May 9, 2018
WASHINGTON — Cherokee Nation Principal Chief Bill John Baker delivered testimony Wednesday before the U.S. House Subcommittee on Interior, Environment, and Related Agencies. Baker urged subcommittee members to support the president’s fiscal year 2019 budget request for staffing and operation costs for newly constructed health care facilities. He also urged the subcommittee members to continue the pursuit of a Bureau of Indian Education joint venture construction program.
Baker’s full testimony is as follows:
Chairman Calvert, Ranking Member McCollum and members of the subcommittee:
I am Bill John Baker, Principal Chief of the Cherokee Nation. Thank you for the opportunity to share our appropriations priorities for fiscal year 2019.
The Cherokee Nation is truly one of the great success stories in Indian Country. Fifty years ago, our annual budget was $1.1 million. Today, we have an economic impact of over $2 billion. We are the undisputed economic engine of our region. Our government is increasing access to quality health care, education, jobs and housing. Our businesses are employing men and women across the United States, including in each of your states.
However, there is still much work to be done. The Cherokee Nation is not in business simply to be in business. We are in business to serve our 360,000 citizens and to give them and every resident in northeast Oklahoma the opportunity to create a better life. I believe the first step to reach this goal begins with excellent health care and education.
We are currently building a new health center under the IHS Joint Venture Construction Program. When it opens in 2019, this new 469,000-square-foot facility will be the crown jewel of the largest tribally operated health system in America. The center will provide primary care with integrated behavioral health, preventive care and a wide array of medical specialties. We are finalizing negotiations with Oklahoma State University to bring a new medical school to the complex. It will be the first medical school located in Indian Country. This project is critical to the future of health care in the Cherokee Nation and our region, and I can’t say enough about its importance.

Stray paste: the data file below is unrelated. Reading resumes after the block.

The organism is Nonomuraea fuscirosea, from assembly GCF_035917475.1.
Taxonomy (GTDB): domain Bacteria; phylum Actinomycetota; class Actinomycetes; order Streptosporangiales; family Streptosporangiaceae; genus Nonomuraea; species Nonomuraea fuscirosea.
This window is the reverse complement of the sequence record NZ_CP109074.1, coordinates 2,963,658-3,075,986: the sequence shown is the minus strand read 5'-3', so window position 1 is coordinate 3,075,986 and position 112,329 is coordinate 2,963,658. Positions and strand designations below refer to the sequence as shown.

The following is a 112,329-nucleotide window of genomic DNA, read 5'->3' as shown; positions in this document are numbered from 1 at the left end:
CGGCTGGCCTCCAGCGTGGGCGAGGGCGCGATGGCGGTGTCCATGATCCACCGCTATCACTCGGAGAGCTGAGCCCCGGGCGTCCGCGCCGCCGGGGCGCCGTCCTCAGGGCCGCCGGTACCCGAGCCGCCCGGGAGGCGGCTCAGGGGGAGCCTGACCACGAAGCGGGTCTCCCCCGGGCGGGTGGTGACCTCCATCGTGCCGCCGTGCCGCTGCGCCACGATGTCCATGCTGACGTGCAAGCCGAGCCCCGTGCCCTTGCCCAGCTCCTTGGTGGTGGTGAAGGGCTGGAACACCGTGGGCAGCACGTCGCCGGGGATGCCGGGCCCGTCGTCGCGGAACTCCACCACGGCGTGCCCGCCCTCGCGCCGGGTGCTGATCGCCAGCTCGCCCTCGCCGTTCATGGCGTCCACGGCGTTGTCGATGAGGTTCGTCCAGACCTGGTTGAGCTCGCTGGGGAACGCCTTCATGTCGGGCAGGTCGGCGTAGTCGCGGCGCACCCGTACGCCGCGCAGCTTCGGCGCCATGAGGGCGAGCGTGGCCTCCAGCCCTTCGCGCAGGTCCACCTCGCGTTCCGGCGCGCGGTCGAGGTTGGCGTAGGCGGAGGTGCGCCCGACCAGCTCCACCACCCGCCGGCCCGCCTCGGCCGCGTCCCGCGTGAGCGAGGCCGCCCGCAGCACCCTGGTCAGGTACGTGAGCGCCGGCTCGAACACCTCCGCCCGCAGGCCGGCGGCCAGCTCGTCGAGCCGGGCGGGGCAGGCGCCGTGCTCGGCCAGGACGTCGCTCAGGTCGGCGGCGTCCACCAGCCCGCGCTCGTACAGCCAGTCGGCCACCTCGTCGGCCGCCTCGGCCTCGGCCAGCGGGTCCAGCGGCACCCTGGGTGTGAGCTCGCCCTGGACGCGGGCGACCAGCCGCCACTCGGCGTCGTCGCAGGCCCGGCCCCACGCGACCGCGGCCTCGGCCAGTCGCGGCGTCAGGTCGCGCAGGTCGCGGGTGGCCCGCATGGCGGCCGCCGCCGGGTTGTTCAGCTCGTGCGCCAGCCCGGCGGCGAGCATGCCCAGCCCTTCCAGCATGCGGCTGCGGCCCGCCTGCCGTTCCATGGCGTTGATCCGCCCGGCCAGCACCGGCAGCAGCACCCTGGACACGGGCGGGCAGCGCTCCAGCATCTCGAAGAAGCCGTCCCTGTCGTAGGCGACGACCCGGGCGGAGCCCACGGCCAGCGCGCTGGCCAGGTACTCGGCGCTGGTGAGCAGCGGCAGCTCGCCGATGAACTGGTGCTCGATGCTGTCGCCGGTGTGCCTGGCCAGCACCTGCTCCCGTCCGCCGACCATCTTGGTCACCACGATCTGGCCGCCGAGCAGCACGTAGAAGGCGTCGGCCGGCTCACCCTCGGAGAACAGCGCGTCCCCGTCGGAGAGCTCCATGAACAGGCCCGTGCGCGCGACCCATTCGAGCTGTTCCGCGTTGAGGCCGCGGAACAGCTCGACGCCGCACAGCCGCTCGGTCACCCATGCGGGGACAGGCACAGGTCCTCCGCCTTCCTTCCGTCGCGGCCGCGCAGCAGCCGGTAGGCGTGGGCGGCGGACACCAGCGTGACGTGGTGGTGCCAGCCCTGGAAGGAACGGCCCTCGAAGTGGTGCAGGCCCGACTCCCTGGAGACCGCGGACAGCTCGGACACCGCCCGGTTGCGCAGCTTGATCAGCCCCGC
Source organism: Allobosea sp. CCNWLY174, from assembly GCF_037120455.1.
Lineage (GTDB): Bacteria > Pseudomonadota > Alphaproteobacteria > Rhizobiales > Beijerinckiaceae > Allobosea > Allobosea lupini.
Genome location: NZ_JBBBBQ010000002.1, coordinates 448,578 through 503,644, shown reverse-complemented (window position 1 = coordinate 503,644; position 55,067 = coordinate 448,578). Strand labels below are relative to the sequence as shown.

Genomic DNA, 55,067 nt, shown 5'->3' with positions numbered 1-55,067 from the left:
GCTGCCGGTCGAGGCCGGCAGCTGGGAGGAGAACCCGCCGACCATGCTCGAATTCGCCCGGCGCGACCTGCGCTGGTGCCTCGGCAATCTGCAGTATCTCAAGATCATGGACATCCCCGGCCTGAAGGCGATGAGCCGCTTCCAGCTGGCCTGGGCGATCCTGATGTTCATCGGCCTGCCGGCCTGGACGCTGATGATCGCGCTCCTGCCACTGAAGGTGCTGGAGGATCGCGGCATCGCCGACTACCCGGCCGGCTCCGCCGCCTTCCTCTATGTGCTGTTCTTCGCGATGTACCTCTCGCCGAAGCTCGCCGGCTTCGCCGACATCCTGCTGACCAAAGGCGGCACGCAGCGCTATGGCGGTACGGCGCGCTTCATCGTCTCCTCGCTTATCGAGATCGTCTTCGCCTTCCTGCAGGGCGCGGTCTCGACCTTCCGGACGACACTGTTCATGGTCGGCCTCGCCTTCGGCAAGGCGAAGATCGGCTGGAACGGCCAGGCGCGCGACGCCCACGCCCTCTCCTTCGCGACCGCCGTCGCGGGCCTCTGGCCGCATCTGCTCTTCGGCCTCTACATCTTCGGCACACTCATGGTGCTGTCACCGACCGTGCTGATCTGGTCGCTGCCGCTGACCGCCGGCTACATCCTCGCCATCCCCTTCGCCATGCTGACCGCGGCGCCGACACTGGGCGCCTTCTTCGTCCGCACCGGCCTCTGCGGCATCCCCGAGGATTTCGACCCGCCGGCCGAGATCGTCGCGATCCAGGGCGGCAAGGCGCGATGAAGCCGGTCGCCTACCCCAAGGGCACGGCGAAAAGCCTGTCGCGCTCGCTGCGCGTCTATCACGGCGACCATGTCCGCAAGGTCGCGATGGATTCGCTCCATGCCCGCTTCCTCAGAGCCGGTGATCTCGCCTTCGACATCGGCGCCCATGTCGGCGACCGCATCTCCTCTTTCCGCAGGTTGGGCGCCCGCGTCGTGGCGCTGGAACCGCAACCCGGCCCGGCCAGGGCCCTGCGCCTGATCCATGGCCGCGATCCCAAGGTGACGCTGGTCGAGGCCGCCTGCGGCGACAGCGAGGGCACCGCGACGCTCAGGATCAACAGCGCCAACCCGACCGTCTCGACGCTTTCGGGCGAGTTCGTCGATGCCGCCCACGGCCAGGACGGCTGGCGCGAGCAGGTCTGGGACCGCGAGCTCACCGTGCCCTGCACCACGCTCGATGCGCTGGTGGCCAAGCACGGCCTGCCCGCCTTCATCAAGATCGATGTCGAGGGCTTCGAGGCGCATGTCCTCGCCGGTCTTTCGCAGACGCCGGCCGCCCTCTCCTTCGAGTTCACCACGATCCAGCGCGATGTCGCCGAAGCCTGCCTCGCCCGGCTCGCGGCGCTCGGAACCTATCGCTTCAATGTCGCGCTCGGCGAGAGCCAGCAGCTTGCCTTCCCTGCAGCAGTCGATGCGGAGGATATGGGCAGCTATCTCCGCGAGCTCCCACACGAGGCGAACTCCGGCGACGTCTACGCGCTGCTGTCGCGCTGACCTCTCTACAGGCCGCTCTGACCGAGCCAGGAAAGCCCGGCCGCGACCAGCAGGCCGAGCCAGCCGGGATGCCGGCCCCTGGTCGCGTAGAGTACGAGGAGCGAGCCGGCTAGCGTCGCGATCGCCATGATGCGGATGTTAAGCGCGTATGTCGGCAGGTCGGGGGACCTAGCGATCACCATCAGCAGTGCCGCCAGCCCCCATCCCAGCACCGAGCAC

IHS shares this view. The president’s fiscal year 2019 budget request includes $159 million for staffing and operations costs for newly constructed health care facilities. This funding will support staffing and operations at seven new IHS facilities, including ours. We applaud the administration for prioritizing funding for our facility. Today, we urge the subcommittee to support and fully fund the administration’s request in your fiscal year 2019 appropriations bill.
Moving to education — I am pleased the subcommittee directed the BIA to “investigate establishing joint venture construction programs for schools that are modeled after the Indian Health Service joint venture program” in last year’s spending measure. As I have testified previously, Cherokee Nation strongly supports the creation of a joint venture program for schools. We operate a BIE school that is in dire need of repairs, and we cannot continue to wait for the agency to work its way through a long list of schools with similar needs. I encourage you to continue to push the BIA toward innovative solutions to address the significant construction backlog.
Finally, I want to thank Chairman Calvert, Representative Cole and Ranking Member McCollum for their efforts to address CMS’s incorrect decision to classify tribal governments as a racial group. We strongly oppose this ill-conceived action. It undermines tribal sovereignty and ignores Supreme Court decisions and longstanding policies that put federal-tribal relations on a government-to-government basis. Our health budget relies on Medicaid reimbursement to care for at-risk users. In 2017, Medicaid patient visits totaled more than 94,000 at our facilities. Without Medicaid reimbursement, we would lose as much as $46 million this year alone. I urge the Appropriations Committee to take prompt action and exercise oversight through the fiscal year 2019 appropriations process. Such oversight should emphasize the government-to-government relationship between the federal government and tribes and direct CMS to revisit this incorrect decision.
Thank you again for this opportunity, and I am happy to answer any questions that you may have.